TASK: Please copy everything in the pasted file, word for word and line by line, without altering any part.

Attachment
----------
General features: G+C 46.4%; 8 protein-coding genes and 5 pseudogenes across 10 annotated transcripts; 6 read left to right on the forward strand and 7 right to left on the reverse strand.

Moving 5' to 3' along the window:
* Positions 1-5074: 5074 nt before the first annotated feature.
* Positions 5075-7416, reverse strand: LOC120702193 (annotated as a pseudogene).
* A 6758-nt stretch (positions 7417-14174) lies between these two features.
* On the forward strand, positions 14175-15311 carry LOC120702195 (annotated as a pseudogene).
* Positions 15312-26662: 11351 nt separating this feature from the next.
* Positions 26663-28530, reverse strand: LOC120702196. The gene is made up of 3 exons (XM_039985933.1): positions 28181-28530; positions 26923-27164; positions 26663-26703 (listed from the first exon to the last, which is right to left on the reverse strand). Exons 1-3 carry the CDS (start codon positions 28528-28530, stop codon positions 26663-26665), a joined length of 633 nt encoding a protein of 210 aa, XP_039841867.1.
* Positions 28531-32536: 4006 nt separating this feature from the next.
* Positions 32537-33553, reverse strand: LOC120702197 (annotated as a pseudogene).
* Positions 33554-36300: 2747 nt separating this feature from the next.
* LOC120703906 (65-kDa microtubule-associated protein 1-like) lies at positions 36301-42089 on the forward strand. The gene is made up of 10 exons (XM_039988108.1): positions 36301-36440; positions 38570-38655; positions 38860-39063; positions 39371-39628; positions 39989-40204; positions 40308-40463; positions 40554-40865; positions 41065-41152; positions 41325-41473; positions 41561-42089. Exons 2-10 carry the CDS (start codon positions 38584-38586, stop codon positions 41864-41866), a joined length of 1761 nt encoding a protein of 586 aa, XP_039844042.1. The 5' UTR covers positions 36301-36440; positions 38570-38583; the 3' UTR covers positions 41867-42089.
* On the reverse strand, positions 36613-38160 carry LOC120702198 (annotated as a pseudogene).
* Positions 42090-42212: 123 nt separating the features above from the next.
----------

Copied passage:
General features: G+C 46.4%; 8 protein-coding genes and 5 pseudogenes across 10 annotated transcripts; 6 read left to right on the forward strand and 7 right to left on the reverse strand.

Moving 5' to 3' along the window:
* Positions 1-5074: 5074 nt before the first annotated feature.
* Positions 5075-7416, reverse strand: LOC120702193 (annotated as a pseudogene).
* A 6758-nt stretch (positions 7417-14174) lies between these two features.
* On the forward strand, positions 14175-15311 carry LOC120702195 (annotated as a pseudogene).
* Positions 15312-26662: 11351 nt separating this feature from the next.
* Positions 26663-28530, reverse strand: LOC120702196. The gene is made up of 3 exons (XM_039985933.1): positions 28181-28530; positions 26923-27164; positions 26663-26703 (listed from the first exon to the last, which is right to left on the reverse strand). Exons 1-3 carry the CDS (start codon positions 28528-28530, stop codon positions 26663-26665), a joined length of 633 nt encoding a protein of 210 aa, XP_039841867.1.
* Positions 28531-32536: 4006 nt separating this feature from the next.
* Positions 32537-33553, reverse strand: LOC120702197 (annotated as a pseudogene).
* Positions 33554-36300: 2747 nt separating this feature from the next.
* LOC120703906 (65-kDa microtubule-associated protein 1-like) lies at positions 36301-42089 on the forward strand. The gene is made up of 10 exons (XM_039988108.1): positions 36301-36440; positions 38570-38655; positions 38860-39063; positions 39371-39628; positions 39989-40204; positions 40308-40463; positions 40554-40865; positions 41065-41152; positions 41325-41473; positions 41561-42089. Exons 2-10 carry the CDS (start codon positions 38584-38586, stop codon positions 41864-41866), a joined length of 1761 nt encoding a protein of 586 aa, XP_039844042.1. The 5' UTR covers positions 36301-36440; positions 38570-38583; the 3' UTR covers positions 41867-42089.
* On the reverse strand, positions 36613-38160 carry LOC120702198 (annotated as a pseudogene).
* Positions 42090-42212: 123 nt separating the features above from the next.